The peaceful waters of the South China Sea increasingly look like an optical illusion. Calm optimism seems to define its surface, but beneath the tranquillity lie strong undercurrents slowly wearing down Asean-China ties.
For starters, Philippine-China relations appear to be on the mend in the wake of the Arbitral Tribunal's July ruling on the Philippines versus China case on the South China Sea, with both parties agreeing to commence bilateral talks. Before that, China had surprisingly pledged to finalise the framework for the Code of Conduct (COC) on the South China Sea by the middle of next year.
It remains to be seen if China could translate those initial positive overtures into tangible outcomes. Until and unless Beijing delivers on these pledges, it will continue to be judged by its record of being long on rhetoric and short on delivery. The Declaration on the Conduct of the Parties (DOC), signed in 2002 which has since languished on the bilateral agenda, is a case in point.
China's stalling tactics in implementing the DOC is a stale stratagem most familiar to Asean, but Beijing appeared to have upped the ante at last month's 17th Non-Aligned Movement (NAM) Summit, where China is an observer in the 120-member international organisation.
Under ordinary circumstances, the NAM Chair will conform to the organisation's standard procedure of entertaining requests to update relevant paragraphs in the NAM Final Document. Thus, it caught many by surprise when the NAM Chair, Venezuela, rejected Asean's request to update the paragraphs relating to South-east Asia in the Final Document. Until now, Venezuela has not provided a justification for its actions, but clues for Venezuela's actions may be found in China's US$65 billion (S$89 billion) financial assistance over the past years.
Hence, one can only draw educated conjectures of China's hidden hand in guiding the outcome of the NAM Summit.
China's brazen move was not only a challenge to Asean, but it has also gravely undermined the legitimacy and independence of the NAM, an organisation that was established in the heat of the Cold War by distinguished Asian statesmen like Sukarno, U Nu and Zhou Enlai. If China can deploy Trojan horse tactics without abandon in NAM to silence Asean, it could very well do the same to other regional organisations in suppressing discussions deemed inimical to China.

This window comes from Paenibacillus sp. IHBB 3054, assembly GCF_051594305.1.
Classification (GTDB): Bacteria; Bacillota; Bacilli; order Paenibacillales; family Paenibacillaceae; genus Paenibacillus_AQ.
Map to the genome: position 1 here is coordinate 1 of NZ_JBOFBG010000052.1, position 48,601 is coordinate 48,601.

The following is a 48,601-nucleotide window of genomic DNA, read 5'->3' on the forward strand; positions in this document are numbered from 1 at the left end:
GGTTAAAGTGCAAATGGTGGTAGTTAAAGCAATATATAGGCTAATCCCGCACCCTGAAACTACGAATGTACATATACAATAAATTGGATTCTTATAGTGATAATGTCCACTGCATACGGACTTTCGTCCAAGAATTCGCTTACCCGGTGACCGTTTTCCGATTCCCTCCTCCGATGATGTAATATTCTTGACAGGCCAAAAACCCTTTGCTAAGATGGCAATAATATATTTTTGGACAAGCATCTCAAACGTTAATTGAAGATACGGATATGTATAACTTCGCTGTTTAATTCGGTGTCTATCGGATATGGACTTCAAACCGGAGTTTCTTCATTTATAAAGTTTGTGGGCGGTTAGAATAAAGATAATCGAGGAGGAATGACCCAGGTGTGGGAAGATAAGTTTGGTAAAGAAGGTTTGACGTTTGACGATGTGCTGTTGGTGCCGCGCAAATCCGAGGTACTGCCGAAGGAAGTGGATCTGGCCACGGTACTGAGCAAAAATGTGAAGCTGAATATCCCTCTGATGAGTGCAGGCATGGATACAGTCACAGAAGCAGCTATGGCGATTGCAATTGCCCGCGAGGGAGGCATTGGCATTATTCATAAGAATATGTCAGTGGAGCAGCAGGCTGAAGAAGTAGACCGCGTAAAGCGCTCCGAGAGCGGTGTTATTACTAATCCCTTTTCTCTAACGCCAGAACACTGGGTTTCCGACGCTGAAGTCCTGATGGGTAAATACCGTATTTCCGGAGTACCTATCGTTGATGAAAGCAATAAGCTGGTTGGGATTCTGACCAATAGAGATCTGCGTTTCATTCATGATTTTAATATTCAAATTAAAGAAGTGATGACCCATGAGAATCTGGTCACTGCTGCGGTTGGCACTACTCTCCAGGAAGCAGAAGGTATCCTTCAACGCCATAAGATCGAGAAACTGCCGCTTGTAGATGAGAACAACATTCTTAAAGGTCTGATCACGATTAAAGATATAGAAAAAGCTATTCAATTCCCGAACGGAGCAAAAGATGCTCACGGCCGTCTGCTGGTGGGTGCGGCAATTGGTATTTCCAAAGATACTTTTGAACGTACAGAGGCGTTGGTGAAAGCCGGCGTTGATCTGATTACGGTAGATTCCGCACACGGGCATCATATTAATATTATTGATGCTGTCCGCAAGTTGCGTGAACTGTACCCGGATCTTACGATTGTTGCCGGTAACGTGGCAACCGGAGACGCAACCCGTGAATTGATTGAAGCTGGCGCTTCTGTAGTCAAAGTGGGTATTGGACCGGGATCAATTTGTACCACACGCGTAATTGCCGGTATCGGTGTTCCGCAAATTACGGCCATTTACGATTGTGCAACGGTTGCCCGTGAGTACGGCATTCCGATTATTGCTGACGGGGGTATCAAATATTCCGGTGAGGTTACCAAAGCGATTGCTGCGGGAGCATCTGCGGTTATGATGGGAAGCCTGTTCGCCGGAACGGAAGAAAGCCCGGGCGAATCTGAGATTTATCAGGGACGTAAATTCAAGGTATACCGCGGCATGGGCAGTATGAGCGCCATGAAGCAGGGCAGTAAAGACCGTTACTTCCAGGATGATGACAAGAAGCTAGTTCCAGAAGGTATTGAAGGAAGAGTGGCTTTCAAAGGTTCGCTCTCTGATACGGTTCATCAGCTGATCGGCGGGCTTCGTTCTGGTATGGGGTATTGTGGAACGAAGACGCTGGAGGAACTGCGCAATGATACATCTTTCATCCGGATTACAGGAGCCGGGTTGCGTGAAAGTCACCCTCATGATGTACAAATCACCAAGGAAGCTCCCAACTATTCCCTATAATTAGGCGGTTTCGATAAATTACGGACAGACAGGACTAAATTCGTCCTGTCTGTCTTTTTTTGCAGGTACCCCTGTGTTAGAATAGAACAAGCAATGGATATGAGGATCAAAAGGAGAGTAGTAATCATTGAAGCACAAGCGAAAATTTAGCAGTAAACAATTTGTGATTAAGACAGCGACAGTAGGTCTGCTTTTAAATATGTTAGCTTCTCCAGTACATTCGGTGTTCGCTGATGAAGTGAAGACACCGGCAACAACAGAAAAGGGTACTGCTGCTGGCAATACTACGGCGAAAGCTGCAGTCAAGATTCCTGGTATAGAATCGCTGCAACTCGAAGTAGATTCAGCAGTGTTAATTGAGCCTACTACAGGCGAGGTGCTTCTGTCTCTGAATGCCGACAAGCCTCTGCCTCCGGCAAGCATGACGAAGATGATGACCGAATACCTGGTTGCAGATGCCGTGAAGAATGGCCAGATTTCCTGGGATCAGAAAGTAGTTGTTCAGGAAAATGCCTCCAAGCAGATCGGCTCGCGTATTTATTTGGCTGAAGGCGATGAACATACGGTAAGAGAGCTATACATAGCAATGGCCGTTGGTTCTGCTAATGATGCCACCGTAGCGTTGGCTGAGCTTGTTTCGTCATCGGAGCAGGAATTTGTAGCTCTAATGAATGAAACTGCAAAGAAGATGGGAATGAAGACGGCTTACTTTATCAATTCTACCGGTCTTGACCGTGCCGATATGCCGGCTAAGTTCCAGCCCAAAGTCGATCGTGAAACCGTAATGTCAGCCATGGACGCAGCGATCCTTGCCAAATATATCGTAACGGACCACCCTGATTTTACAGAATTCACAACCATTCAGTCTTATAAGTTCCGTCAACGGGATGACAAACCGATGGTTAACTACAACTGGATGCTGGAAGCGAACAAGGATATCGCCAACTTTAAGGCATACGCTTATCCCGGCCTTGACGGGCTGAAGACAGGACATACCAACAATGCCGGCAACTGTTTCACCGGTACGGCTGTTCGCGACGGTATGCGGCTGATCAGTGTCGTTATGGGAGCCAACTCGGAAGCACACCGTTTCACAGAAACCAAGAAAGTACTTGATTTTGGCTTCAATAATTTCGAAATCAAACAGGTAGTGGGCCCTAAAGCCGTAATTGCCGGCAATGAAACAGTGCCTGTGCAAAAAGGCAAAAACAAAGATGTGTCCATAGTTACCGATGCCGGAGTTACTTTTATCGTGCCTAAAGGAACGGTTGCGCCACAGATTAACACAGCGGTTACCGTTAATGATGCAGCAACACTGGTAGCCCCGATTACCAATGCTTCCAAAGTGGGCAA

If Beijing continues to push Asean, the day may come when the 10-member organisation considers the price of friendship too high.
The NAM episode brought back memories of the 2012 Asean Foreign Ministers' Meeting debacle in Phnom Penh, where China's proxy helped to scuttle discussion on the South China Sea, resulting in the failure to issue a joint communique for the first time in Asean's history. Unlike in Phnom Penh, the NAM incident did not end with a quiet victory lap on China's part. Segments of the Chinese media and academia continued to pile on criticisms on Singapore, which Beijing has wrongly perceived as the Asean "ring leader".
For example, The Global Times, an influential Chinese media outlet linked to the Chinese Communist Party, was off the mark in the reporting of the NAM saga. Its editor-in-chief, Mr Hu Xijin, erroneously singled out Singapore for insisting on "adding contents which endorsed Philippines' South China Sea arbitration case". In actual fact, the update submitted by the Asean Chair to the NAM Chair clearly did not contain any mention of the Arbitral Tribunal award.
The Global Times' vitriol was then bolstered by Professor Jin Yinan of the People's Liberation Army's National Defence University, who raised the prospect for Beijing to "impose sanctions and retaliate against Singapore to make the city state pay the price for seriously damaging China's interests".